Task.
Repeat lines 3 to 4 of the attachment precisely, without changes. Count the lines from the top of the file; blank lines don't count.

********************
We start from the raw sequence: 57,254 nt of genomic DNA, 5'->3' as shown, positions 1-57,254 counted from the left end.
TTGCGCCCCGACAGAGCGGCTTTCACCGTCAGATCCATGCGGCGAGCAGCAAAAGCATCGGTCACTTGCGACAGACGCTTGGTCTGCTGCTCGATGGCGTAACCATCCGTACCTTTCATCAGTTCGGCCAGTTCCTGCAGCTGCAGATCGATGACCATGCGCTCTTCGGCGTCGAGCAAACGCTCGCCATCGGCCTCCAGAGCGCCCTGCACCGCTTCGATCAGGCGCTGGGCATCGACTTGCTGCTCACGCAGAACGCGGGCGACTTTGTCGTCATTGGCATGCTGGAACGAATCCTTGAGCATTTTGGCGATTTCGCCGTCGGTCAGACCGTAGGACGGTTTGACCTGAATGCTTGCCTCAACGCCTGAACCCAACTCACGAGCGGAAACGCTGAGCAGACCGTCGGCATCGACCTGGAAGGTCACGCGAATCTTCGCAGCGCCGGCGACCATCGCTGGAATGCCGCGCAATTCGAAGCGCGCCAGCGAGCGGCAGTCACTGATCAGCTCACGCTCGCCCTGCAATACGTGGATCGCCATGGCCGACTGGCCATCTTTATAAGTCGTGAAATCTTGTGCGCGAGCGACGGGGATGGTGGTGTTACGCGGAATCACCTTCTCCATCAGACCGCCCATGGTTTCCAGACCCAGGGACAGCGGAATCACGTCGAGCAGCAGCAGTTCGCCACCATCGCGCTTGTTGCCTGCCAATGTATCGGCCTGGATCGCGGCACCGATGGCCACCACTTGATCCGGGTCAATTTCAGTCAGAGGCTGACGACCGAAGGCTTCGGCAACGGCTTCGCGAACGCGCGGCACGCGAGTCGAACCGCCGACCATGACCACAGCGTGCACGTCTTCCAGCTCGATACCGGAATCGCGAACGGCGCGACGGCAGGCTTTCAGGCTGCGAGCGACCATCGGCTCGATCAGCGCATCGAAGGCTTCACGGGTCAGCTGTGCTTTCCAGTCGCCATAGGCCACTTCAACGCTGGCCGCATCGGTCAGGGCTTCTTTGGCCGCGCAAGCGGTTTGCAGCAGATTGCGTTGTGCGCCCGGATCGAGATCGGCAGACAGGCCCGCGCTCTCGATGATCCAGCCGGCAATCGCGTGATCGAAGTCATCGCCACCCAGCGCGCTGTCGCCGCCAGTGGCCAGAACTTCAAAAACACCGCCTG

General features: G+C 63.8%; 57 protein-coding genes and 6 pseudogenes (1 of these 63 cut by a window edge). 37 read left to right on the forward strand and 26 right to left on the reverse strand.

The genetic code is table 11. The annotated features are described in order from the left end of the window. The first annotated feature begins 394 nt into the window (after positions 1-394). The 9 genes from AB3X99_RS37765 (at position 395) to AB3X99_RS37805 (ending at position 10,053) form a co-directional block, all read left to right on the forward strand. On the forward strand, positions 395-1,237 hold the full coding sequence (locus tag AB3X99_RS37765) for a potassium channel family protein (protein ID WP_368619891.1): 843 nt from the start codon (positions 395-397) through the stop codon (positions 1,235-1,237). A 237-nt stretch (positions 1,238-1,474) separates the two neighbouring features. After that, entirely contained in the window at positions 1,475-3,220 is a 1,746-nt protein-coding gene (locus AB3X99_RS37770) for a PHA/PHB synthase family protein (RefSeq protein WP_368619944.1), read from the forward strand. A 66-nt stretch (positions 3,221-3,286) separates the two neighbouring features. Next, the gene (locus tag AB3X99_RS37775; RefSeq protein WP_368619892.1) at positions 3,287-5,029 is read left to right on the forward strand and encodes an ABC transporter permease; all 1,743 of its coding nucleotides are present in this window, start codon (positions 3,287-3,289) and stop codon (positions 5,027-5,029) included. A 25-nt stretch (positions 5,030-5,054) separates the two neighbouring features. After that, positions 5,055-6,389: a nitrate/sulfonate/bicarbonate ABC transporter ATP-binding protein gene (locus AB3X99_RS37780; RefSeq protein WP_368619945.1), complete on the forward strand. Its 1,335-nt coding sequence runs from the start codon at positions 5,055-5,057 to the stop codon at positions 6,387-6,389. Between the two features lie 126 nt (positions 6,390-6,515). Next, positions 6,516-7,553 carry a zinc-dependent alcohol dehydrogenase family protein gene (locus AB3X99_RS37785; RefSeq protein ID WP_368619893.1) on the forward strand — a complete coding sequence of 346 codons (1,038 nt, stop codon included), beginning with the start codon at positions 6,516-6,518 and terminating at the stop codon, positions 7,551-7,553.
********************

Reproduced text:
General features: G+C 63.8%; 57 protein-coding genes and 6 pseudogenes (1 of these 63 cut by a window edge). 37 read left to right on the forward strand and 26 right to left on the reverse strand.

The genetic code is table 11. The annotated features are described in order from the left end of the window. The first annotated feature begins 394 nt into the window (after positions 1-394). The 9 genes from AB3X99_RS37765 (at position 395) to AB3X99_RS37805 (ending at position 10,053) form a co-directional block, all read left to right on the forward strand. On the forward strand, positions 395-1,237 hold the full coding sequence (locus tag AB3X99_RS37765) for a potassium channel family protein (protein ID WP_368619891.1): 843 nt from the start codon (positions 395-397) through the stop codon (positions 1,235-1,237). A 237-nt stretch (positions 1,238-1,474) separates the two neighbouring features. After that, entirely contained in the window at positions 1,475-3,220 is a 1,746-nt protein-coding gene (locus AB3X99_RS37770) for a PHA/PHB synthase family protein (RefSeq protein WP_368619944.1), read from the forward strand. A 66-nt stretch (positions 3,221-3,286) separates the two neighbouring features. Next, the gene (locus tag AB3X99_RS37775; RefSeq protein WP_368619892.1) at positions 3,287-5,029 is read left to right on the forward strand and encodes an ABC transporter permease; all 1,743 of its coding nucleotides are present in this window, start codon (positions 3,287-3,289) and stop codon (positions 5,027-5,029) included. A 25-nt stretch (positions 5,030-5,054) separates the two neighbouring features. After that, positions 5,055-6,389: a nitrate/sulfonate/bicarbonate ABC transporter ATP-binding protein gene (locus AB3X99_RS37780; RefSeq protein WP_368619945.1), complete on the forward strand. Its 1,335-nt coding sequence runs from the start codon at positions 5,055-5,057 to the stop codon at positions 6,387-6,389. Between the two features lie 126 nt (positions 6,390-6,515). Next, positions 6,516-7,553 carry a zinc-dependent alcohol dehydrogenase family protein gene (locus AB3X99_RS37785; RefSeq protein ID WP_368619893.1) on the forward strand — a complete coding sequence of 346 codons (1,038 nt, stop codon included), beginning with the start codon at positions 6,516-6,518 and terminating at the stop codon, positions 7,551-7,553.